It’s been 20 years since the first major label experiment in putting music online: on Jun 27, 1994, Geffen Music put a WAV file of Aerosmith’s “Head First” on Compuserve, which waved its hourly fee for people who wanted to download the track over their dial-up modems.
Through discussion, research and reflecting upon past experience, we discover that it is a story the consumer buys, not a logo. A story that sticks in people’s minds, supported by a consistently memorable customer experience creates loyalty.
Consumers can connect with a brand in a myriad of ways – through websites, apps, digital advertising, magazines, events, shopping environment, packaging, product, customer service … the list is truly endless. What is important is that if a customer has a bad experience in one of those touchpoints, it will be difficult to correct that experience. A great logo will not be enough to save the brand."
via Peter Spear(via paulisakson)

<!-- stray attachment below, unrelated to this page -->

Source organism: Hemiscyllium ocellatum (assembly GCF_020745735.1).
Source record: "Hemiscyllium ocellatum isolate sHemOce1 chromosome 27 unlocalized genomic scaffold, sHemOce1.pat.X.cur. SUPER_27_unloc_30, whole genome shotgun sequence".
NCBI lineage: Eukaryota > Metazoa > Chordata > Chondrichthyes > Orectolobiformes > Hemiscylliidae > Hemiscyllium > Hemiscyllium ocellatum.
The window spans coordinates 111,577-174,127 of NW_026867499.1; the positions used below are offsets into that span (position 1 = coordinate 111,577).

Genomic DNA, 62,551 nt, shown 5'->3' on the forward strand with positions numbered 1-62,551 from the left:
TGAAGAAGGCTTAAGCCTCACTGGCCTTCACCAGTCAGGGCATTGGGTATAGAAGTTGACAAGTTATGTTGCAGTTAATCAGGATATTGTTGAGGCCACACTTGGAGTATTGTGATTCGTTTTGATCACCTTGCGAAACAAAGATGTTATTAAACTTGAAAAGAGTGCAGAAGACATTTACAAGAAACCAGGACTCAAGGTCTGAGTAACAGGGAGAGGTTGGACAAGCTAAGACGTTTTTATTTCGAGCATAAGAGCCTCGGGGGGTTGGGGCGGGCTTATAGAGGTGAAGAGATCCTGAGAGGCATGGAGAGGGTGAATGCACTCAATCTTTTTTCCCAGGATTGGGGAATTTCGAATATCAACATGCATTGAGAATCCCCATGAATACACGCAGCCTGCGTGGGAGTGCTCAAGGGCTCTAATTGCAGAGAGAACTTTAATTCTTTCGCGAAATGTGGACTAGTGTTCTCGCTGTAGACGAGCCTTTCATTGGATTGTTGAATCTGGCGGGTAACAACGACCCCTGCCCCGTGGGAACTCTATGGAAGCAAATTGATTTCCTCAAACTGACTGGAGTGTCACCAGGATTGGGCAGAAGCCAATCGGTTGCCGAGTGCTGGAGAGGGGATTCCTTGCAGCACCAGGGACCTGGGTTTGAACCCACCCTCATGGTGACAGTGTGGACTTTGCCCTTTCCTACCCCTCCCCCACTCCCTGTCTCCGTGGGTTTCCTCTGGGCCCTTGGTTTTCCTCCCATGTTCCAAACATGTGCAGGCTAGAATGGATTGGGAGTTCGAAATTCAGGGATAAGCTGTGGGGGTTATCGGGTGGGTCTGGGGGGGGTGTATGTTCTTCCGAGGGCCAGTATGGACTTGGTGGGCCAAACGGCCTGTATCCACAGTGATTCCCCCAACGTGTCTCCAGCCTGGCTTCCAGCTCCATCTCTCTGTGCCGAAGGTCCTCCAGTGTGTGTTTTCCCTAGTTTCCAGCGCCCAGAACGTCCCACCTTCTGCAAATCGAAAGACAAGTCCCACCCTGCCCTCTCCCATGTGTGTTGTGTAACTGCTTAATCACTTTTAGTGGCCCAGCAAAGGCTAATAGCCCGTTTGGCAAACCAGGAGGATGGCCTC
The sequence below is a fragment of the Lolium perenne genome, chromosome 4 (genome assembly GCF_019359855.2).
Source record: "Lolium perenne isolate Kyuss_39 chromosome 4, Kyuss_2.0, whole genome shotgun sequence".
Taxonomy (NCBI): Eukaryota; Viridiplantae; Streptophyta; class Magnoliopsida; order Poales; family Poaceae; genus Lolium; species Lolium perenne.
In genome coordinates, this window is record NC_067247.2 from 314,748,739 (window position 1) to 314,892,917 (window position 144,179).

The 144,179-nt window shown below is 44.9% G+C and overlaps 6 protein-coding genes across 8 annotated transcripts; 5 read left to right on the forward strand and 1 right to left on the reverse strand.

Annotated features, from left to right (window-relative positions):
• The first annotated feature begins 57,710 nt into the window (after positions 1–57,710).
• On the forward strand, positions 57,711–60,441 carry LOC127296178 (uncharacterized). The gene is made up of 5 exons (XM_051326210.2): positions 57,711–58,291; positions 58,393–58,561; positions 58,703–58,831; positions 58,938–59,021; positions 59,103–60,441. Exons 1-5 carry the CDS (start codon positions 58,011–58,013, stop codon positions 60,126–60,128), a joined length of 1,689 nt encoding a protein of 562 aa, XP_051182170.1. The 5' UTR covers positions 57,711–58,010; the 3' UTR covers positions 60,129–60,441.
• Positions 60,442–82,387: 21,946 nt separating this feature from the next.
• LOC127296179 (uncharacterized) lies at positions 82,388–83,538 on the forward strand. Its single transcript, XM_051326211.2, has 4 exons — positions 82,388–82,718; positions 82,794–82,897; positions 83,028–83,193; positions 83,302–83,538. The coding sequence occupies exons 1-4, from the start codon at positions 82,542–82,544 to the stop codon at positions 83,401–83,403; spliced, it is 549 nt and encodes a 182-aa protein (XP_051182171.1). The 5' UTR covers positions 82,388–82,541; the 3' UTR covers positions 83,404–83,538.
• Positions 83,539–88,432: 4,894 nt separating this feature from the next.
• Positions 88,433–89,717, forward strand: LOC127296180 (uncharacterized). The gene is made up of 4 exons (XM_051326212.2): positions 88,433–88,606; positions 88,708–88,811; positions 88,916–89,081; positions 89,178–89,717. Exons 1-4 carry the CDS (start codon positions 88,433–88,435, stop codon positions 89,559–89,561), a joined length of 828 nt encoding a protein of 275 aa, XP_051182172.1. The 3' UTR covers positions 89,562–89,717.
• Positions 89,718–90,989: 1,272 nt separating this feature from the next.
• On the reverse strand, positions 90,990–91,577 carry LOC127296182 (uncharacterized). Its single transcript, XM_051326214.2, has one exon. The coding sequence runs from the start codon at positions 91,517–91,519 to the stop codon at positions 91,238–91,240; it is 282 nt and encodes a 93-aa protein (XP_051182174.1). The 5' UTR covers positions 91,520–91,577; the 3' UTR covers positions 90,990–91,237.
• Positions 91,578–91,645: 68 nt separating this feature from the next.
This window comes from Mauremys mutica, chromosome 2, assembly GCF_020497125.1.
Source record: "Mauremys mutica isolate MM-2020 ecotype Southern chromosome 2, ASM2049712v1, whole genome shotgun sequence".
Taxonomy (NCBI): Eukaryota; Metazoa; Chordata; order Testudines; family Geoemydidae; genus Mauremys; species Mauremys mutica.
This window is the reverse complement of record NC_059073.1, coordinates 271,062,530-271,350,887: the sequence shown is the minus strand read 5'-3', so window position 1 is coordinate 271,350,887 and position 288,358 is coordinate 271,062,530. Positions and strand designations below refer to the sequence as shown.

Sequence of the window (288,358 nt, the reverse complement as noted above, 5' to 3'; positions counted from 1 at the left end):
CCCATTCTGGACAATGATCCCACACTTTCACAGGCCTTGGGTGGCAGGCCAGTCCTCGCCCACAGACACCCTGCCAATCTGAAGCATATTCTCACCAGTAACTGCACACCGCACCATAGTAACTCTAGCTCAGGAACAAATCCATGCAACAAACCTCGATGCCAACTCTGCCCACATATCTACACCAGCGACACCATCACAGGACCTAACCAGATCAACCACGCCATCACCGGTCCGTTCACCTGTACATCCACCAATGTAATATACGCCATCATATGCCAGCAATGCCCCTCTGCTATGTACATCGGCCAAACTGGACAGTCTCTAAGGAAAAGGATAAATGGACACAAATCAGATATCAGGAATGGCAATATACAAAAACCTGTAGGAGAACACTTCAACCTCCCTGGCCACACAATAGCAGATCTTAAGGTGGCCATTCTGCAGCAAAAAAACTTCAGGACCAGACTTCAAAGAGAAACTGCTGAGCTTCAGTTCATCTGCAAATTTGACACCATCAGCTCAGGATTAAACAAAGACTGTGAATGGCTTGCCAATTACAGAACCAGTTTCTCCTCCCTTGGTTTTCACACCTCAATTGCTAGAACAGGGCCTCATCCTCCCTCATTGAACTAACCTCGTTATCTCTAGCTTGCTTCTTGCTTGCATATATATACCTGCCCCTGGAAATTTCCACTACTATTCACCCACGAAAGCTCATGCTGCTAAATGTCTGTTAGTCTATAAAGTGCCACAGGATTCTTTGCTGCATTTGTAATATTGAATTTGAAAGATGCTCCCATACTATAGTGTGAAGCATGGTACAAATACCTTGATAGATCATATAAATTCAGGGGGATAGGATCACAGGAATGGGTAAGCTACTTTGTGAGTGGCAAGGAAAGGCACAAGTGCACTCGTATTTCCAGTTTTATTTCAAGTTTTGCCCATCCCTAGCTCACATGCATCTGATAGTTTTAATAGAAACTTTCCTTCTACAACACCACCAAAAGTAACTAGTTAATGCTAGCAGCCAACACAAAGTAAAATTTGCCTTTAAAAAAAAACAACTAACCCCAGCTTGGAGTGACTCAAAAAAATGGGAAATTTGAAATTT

An interesting side effect of Twitter’s inability to articulate their core value prop is that anyone and everyone has advice for how they might improve (including me!). Combine that with the fact that Twitter serves so many different use cases – real-time news, de facto RSS reader, public chat, just to name a few – and you have a paralysis of choice not only for new users but also for Twitter’s marketing and onboarding teams.
So why not embrace the complexity? Instead of trying to teach new users how to built a curated follower list, build the lists for them. Don’t call them lists, though; embrace Twitter’s TV connection and make them “channels.” Big basketball game? Go to the basketball channel, populated not with the biggest celebrities but with the best and most entertaining tweeters. Build similar channels for specific teams in all sports. Do the same for Apple, Google, and technology; liberals, conservatives, and politics in general; have channels for the Oscars, the Olympics and so on and so forth. And make them good, devoid of the crap that pollutes most hashtags and search results. If the ideal Twitter experience is achieved with a curated list, then provide curated lists and an easy way to switch among them.
Now you have a value prop: easily join the conversation about what is happening in the areas you care about, without the months-long process of building a perfectly customized Twitter feed. Oh, and by the way Ad Person, here is a very easy-to-understand ad unit built around a specific topic filled with self-selected followers."